Do you ever wonder whether you’re worthy to call yourself a writer?

But doubt and fear creep in and you ask yourself:

“What makes me a writer? I’ve published nothing, let alone a book.”

“What I have written is no good. I’m not even sure I should do this.”

“I can’t honestly call myself a writer. I’m nowhere near good enough!”

Sound familiar?

For a long time, I called myself an aspiring writer. It was a false sense of humility that only served my conscious. Hidden behind all the excuses I believed. Once my third book was underway, a good friend cornered me: “Stop calling yourself that. You are not aspiring to be one any longer. You are one.”

From that moment forward, I accepted the fact that I am a writer.

If you let it, that voice will keep you from ever sharing your message with the world. Let’s fight the voice of doubt with a dose of truth.

How does a person actually become a writer?

Every once in a while, you’ll hear of someone who wrote something or pressed into it and surprised everyone by becoming a known writer.

Usually, becoming a writer takes a normal course. You become a writer the way you become a bicyclist or a gymnast or a dancer, singer, cook, or plumber.

See where I’m headed with this?

You walk—and trip and tumble and plop—before you run.

You bake a cake, it flops, perhaps a dozen times, before you bake the perfect, most delicious cake. No recipe is safe in your hands but persists in this, and suddenly someone calls and places an order. Then you are a baker.

Being bad at something we want to succeed at is part of the process. It’s how we pay our dues.

If you’re not willing to make mistakes, to accept correction and criticism and counsel from experts, you’re not likely to progress.

So, when can you actually call yourself a writer?

As soon as you’re willing to dive in and give it all you’ve got.

Don’t decide you’re not a writer before you’ve mustered the courage to try.

Accept that you will fail at first, we all are failing at everything we try for the first time. There is no shame in that.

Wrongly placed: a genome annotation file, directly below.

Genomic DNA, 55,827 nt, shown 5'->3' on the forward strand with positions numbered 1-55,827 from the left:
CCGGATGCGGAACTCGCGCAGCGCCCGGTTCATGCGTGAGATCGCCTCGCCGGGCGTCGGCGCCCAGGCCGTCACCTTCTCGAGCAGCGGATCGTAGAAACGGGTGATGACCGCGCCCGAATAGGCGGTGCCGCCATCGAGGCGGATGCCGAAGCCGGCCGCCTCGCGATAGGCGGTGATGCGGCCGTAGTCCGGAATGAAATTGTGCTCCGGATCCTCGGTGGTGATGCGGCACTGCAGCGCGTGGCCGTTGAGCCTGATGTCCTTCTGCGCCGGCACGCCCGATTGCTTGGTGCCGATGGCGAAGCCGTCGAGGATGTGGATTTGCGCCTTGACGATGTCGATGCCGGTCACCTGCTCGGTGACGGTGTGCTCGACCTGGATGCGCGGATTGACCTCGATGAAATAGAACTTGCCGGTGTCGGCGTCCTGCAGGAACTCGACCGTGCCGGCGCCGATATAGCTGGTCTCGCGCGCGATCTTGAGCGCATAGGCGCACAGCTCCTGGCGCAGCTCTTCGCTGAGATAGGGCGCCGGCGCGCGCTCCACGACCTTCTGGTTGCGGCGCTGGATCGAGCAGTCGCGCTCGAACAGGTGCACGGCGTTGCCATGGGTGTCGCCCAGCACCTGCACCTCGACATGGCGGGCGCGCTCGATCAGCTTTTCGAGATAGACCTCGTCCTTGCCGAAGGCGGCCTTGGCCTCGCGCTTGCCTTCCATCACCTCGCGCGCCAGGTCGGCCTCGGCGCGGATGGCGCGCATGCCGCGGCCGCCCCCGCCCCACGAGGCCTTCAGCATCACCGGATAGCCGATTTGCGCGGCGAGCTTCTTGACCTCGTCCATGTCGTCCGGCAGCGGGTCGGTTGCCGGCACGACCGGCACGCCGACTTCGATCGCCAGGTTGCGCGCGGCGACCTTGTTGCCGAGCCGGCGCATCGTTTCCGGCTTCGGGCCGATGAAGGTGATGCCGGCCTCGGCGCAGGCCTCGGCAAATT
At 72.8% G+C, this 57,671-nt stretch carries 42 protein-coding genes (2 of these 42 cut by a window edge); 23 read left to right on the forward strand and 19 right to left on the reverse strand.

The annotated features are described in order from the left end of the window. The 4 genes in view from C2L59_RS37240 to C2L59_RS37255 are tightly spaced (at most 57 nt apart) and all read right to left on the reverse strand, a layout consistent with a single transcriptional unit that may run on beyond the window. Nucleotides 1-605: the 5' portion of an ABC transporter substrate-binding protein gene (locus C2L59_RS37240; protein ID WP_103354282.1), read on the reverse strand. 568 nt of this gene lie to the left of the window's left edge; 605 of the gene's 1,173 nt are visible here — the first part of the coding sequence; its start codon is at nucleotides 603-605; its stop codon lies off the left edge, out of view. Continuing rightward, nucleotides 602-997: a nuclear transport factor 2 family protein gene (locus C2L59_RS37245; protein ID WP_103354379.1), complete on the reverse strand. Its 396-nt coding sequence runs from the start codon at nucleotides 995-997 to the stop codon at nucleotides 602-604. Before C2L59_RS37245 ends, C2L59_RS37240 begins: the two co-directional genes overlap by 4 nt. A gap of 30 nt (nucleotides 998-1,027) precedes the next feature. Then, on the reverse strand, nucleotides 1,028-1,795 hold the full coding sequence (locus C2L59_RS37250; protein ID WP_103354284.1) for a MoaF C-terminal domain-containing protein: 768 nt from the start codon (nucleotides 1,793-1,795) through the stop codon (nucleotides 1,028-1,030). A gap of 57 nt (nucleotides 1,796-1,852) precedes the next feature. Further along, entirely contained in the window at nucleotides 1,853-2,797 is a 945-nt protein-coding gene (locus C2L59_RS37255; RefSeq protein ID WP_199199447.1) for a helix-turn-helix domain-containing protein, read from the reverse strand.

Humility is a good starting point, it’s the attitude to adopt for your writing career.

Talking is not enough.

If you’re only talking about being a writer, only reading blogs about it, only going to writers’ conferences, socialising with writers, dressing like a writer (whatever you think that means), you’re not a writer. You’re a fake.

Wannabes talk about writing. Writers write.

They may not write well yet, but they write.

When you are pounding the keyboard and words appear on the screen, you’re in the game. No matter what. Then you are a writer.

Otherwise, you may talk, but you’re not writing.

There’s nothing wrong with wanting to be a writer. It is a wonderful dream to have. But, to call yourself a writer, write.

I know it’s hard.

It’s scary to show your work to a professional, even more so to an editor or publisher who will decide whether to buy it. I understand about fears and you feel your heart is in your throat.

But actual writers want the feedback. They want to get better, to learn, to grow, to succeed.

So, let me ask you again—are you a writer?

Did you fail, but still pounding those keys? Scared and still writing? Did you stand up to a harsh critique and improve your piece by applying what you’ve learned? If you’ve stayed at it despite that persistent fear of failure, you are!

Whether you’re writing fearfully or courageously, regardless—you’re a writer.

If you’re in the game and practising your trade, say it loud and say it proud:

I am a writer!


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